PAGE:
Tomorrow is my day to cross the arresting officer. Mind you, she didn't arrest my client but my client's boyfriend, who was charged with Sexual Assault on a child, specifically my client's then five-year old daughter. Charges were later dropped against the boyfriend but the juvenile neglect case against my client continued in Juvenile Court. No criminal charges were filed against my client; the state simply filed a petition first alleging that she neglected her kids by allowing continued contact with the accused child molester. Later, the government amended the original petition, adding a "prayer" (interesting word) for the termination of my client's parental rights to all five of her kids. She has no criminal record, no prior "adjudications" in juvenile court and has held a job for the last five years. Unlike a lot of my Juvenile Court cases, there is no indication of any drug use.
So I'm up late preparing and waking up in the middle of the night worried. There is no jail time at stake but "only" my client's rights to all of her kids. I don't know if I've ever felt more pressure in a case, however, as I (1) really respect my client and what she's done with the cards she's been dealt, (2) think that the rights to your children should only be taken away as a last resort when you've either shown that you're a direct threat to their safety or that you've simply failed to comply with a long-term rehabilitative plan, and (3) feel that there's perhaps (excluding the death penalty or the legalization of torture) no more dangerous exercise of governmental power than when the state tries to take away your right to see and raise your children.
I'll write more about this case later, but my prep for it brings to mind an Omaha World Herald editorial I wrote back in January. First, a little context.
One of my favorite professors from college wrote an editorial in which he lamented the "faulty system of juvenile care" in Nebraska, and criticizing the system's and the society's "looking to science and government for solutions" to "Moral" crises.
While I agreed with a lot of his criticisms, it was this part at the end of his editorial that shocked me:
With this in mind, it is not surprising that [Dr. who previously wrote about the system] sees orphanages as the alternative to shaping the young minds and souls of disadvantaged children...
I'd never seen a clearer example of Bill Moyers' observation that in our time "the delusional is no longer marginal" than to witness a highly intelligent professor criticize reliance on government only to then condone "orphanages" as "alternatives" to shaping young children's lives in "morally disordered families.
Wouldn't that be a little more reliance on the government?
So I wrote back. Here's my favorite part of what ended up in the highly conservative paper:
Pulling kids away from their families and sticking them in government-run orphanages simply because the state deems them "morally disordered" is an extreme measure that would violate the Constitution, derail countless citizen's pursuit of happiness and also threaten the liberty interests of both parents and children.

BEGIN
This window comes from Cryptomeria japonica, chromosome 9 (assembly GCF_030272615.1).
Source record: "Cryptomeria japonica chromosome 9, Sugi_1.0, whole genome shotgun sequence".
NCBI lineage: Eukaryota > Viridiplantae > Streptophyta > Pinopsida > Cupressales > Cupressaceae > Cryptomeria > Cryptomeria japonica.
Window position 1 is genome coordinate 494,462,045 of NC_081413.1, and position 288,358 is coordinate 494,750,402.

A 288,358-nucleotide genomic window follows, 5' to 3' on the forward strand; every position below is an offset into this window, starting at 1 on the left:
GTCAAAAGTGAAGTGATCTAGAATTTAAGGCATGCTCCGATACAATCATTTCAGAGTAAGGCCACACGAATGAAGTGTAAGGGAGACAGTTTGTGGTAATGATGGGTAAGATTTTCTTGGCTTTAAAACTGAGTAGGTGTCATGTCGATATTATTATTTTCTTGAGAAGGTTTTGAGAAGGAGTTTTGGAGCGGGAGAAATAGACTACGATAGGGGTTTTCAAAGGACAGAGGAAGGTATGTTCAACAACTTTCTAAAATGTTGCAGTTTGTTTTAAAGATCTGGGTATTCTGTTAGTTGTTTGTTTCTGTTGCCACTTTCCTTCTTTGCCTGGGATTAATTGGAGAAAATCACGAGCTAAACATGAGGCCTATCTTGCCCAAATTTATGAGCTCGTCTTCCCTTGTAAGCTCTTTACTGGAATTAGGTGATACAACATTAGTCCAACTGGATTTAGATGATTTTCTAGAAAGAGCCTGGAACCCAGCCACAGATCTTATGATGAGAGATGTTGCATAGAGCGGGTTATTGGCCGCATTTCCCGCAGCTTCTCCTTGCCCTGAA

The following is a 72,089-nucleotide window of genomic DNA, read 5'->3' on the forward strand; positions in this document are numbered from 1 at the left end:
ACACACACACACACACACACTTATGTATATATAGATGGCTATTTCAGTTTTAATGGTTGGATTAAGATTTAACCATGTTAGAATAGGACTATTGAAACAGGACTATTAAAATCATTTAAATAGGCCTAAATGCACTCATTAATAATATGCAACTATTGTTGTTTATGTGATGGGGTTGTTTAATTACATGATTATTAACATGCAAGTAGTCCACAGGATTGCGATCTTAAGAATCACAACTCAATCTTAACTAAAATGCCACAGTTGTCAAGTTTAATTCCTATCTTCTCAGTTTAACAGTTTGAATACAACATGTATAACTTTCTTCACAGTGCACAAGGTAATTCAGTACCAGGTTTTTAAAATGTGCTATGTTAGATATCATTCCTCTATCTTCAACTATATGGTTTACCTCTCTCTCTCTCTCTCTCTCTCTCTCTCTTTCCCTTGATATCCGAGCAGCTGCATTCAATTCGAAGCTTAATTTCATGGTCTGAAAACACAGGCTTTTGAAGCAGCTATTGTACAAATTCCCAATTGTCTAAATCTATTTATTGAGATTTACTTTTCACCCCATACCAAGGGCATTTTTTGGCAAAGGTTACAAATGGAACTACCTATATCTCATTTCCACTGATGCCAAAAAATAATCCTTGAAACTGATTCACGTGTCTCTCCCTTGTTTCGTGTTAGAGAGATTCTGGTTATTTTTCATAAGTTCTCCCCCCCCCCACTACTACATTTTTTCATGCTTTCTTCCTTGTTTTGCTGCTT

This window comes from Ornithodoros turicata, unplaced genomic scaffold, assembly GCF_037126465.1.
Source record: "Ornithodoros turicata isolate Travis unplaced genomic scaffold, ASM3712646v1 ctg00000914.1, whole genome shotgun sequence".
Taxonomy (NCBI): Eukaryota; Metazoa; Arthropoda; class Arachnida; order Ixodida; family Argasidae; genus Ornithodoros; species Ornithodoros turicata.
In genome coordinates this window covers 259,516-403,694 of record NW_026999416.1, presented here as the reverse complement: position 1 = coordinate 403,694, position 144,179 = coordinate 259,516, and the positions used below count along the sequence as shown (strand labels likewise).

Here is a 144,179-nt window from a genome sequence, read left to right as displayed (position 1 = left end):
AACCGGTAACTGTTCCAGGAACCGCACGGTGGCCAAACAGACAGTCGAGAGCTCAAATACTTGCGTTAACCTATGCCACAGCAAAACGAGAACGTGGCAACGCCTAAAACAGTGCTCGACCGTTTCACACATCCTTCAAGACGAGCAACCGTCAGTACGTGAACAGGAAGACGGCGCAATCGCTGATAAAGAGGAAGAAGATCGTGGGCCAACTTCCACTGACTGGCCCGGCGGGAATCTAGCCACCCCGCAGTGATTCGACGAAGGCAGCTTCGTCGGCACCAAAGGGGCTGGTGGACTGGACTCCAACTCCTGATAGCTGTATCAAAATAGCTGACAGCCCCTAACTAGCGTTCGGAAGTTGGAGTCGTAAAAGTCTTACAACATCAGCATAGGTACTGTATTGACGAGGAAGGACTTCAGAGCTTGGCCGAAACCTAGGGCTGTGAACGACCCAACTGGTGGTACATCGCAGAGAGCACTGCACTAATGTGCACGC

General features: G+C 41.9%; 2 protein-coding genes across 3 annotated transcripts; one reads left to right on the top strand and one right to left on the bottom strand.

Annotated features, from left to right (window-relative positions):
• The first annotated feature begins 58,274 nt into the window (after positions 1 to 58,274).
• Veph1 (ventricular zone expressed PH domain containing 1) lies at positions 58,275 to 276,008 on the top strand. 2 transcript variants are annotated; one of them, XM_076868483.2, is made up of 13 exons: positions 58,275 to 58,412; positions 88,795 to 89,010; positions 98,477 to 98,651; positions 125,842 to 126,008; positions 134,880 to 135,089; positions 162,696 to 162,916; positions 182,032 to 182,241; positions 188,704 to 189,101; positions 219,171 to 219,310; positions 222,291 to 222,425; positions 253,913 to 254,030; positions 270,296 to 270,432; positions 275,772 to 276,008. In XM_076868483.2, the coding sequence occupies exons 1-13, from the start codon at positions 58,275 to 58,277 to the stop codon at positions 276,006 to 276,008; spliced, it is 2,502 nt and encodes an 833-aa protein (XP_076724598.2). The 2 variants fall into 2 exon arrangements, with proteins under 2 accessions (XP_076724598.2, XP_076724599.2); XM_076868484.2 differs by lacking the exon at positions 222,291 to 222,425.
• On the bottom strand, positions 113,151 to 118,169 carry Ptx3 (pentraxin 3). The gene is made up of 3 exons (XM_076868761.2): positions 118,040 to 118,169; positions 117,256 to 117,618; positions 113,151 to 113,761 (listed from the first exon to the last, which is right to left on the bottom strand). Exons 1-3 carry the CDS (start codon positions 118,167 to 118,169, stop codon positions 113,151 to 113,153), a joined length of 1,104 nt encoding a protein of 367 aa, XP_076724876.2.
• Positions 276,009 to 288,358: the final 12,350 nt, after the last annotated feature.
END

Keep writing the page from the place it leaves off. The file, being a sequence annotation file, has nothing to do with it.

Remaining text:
But don't worry about such a policy affecting you, even if it's implemented. Like many of those fighting the Iraq War and like most of the families embroiled in Nebraska's juvenile justice system you won't likely have to deal with its costs, unless you're poor.
But be careful as well. Remember that the rights of troubled teens, morally disordered families and the poor are also your rights. Only so long as the rights of the most vile among us are respected and enforced will the rights of the best citizens be upheld.
Understandably, I've gotten some funny looks from some juvenile court judges since the article appeared. I'd like to follow up on this later by explaining the reasons why it's the poorest who end up taking the heat for new policies but I'll leave that for another day.
If there is one image that best captures what most peoples' experience is when they first enter juvenile court it's that of Wile E. Coyote as he runs off the cliff. He doesn't fall, at first, because he hasn't yet realized that what's long been holding him up is no longer there. When he looks around, expecting the foundation to still be there, he sees that it's gone and he falls.
If there's another image that captures why he falls so hard and so quickly it's the character Ken Kesey developed in One Flew Over the Cuckoo's Nest.
Nurse Ratched rules our world in Juvenile Court.
She's so sure she's doing the right thing that she doesn't realize all the collateral damage she inflicts along the way.
And she'll happily order your frontal lobes to be cut out and chalk it up to a deep love for you. It's pretty simple, really. If you're not compliant, you're not an "acute," you're a "chronic." And if you're a chronic, we know what'll make you happy and lead to an everlasting smile on your face.
But don't worry, it likely won't affect you or your kids (at least not yet) unless you happen to be poor. And, come to think of it, Randall Patrick McMurphy looked pretty happy there at the end, didn't he?
Back to work...